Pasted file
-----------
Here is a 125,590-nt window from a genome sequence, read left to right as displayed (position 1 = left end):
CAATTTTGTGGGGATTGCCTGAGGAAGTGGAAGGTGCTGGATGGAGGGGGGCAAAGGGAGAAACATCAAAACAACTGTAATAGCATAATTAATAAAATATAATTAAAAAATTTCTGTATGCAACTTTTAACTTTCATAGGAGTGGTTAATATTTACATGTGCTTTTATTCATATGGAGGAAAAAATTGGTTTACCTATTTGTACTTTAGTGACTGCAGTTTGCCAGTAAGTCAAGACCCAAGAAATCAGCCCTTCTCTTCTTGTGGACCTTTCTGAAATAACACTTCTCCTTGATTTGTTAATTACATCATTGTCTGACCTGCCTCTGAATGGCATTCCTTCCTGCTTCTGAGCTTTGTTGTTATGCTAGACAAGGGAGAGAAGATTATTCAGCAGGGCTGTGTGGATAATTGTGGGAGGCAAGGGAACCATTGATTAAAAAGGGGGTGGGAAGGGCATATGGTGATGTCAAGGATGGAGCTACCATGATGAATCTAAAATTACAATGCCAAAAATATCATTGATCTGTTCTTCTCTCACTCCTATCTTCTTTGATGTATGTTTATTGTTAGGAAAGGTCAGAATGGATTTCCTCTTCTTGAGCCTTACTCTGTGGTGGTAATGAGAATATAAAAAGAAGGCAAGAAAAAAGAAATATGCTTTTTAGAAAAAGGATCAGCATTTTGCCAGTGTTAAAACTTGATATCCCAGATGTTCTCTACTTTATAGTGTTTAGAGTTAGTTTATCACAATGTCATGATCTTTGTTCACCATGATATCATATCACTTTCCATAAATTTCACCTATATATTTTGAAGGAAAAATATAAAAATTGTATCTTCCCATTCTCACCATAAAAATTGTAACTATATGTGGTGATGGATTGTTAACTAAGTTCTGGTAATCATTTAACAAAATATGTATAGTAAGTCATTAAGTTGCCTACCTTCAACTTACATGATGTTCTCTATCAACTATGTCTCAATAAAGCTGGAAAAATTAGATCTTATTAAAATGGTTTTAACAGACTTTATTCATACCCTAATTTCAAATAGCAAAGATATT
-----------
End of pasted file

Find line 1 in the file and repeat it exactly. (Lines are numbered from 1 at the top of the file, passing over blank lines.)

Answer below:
Here is a 125,590-nt window from a genome sequence, read left to right as displayed (position 1 = left end):